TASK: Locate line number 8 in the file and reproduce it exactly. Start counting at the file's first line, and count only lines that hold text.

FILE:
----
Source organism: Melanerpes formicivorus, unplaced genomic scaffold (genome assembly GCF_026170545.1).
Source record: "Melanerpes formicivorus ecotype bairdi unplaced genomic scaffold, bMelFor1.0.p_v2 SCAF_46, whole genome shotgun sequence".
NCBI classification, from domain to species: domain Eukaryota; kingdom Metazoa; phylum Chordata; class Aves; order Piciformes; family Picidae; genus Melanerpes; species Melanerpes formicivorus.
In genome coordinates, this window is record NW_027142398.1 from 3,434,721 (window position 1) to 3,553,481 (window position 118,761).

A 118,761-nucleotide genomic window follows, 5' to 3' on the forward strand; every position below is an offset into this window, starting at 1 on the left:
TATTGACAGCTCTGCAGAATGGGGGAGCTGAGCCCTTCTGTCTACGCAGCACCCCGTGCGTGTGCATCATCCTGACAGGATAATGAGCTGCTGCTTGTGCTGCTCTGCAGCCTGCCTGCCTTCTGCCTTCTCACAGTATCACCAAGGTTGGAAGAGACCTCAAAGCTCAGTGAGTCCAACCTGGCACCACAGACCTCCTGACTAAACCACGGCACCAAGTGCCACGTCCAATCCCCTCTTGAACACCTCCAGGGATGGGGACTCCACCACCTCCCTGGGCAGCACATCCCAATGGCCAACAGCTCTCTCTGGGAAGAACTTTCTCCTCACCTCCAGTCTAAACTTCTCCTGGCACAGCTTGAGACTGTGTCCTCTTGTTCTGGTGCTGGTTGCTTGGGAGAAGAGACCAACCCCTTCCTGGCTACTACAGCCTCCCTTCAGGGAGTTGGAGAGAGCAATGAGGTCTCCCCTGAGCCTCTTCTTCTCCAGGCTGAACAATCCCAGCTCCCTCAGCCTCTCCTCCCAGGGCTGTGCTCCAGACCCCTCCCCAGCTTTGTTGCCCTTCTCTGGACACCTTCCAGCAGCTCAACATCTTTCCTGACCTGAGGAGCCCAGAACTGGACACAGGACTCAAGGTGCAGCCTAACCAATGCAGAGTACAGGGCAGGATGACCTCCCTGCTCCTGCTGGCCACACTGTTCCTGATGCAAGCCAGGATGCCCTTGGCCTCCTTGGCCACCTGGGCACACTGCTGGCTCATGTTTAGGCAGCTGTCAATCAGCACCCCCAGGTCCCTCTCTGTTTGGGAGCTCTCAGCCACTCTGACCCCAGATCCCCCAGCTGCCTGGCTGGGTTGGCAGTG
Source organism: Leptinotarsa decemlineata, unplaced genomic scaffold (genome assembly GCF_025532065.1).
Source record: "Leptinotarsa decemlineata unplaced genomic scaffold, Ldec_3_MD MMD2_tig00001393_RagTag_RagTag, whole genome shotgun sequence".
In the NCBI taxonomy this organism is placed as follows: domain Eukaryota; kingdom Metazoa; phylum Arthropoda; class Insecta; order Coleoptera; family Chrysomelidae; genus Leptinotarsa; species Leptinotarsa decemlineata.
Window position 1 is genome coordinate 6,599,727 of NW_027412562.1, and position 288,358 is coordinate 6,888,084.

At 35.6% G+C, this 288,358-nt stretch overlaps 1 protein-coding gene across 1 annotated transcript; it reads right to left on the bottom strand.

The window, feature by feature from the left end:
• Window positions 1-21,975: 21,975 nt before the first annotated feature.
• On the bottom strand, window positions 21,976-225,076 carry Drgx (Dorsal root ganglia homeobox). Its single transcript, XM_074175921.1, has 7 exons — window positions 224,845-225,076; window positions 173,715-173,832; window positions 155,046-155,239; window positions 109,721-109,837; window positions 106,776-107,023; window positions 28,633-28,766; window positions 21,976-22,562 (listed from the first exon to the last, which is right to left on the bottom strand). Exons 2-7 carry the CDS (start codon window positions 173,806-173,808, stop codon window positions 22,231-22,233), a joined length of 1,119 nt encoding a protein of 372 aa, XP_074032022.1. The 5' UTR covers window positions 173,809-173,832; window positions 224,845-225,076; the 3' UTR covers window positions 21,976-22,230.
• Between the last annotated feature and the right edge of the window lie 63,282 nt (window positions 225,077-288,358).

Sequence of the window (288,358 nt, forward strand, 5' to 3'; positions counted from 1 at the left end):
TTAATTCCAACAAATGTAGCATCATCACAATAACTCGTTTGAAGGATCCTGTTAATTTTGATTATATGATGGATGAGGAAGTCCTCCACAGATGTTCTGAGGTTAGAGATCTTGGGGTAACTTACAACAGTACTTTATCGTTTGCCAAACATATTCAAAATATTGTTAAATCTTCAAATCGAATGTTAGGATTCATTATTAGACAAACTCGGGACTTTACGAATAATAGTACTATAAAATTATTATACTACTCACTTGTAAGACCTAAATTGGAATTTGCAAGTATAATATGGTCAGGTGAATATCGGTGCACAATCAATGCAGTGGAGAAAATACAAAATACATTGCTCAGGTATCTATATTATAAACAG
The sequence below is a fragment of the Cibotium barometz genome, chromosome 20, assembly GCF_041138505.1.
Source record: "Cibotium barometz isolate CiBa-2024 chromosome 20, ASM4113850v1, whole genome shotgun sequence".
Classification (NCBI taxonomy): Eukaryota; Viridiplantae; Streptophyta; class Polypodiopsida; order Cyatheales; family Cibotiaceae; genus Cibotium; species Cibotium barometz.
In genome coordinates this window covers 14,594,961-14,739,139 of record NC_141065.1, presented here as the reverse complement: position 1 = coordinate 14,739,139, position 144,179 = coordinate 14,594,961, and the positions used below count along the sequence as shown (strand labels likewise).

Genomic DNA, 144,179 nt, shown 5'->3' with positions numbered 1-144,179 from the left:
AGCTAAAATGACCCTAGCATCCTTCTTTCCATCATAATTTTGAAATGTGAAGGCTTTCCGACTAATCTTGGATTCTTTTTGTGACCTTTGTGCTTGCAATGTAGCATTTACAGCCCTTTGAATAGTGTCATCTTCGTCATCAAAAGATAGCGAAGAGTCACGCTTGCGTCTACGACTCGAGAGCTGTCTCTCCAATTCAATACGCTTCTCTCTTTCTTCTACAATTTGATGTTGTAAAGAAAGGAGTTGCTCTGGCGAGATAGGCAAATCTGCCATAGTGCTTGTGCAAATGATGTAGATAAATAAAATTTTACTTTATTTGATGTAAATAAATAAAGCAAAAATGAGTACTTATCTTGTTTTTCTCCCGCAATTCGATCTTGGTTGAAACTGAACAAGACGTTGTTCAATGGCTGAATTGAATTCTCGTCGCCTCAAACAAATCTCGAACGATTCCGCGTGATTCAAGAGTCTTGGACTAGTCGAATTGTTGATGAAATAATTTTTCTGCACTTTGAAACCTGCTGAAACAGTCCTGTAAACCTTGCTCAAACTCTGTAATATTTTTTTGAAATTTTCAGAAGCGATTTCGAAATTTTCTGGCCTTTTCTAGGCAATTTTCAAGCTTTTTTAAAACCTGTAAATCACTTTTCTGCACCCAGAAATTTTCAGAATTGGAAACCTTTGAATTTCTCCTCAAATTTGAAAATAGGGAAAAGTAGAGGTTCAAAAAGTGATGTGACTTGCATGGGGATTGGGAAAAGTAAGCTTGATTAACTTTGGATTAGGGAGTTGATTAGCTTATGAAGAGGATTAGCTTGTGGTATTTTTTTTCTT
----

Source record: "Leptinotarsa decemlineata unplaced genomic scaffold, Ldec_3_MD MMD2_tig00001393_RagTag_RagTag, whole genome shotgun sequence".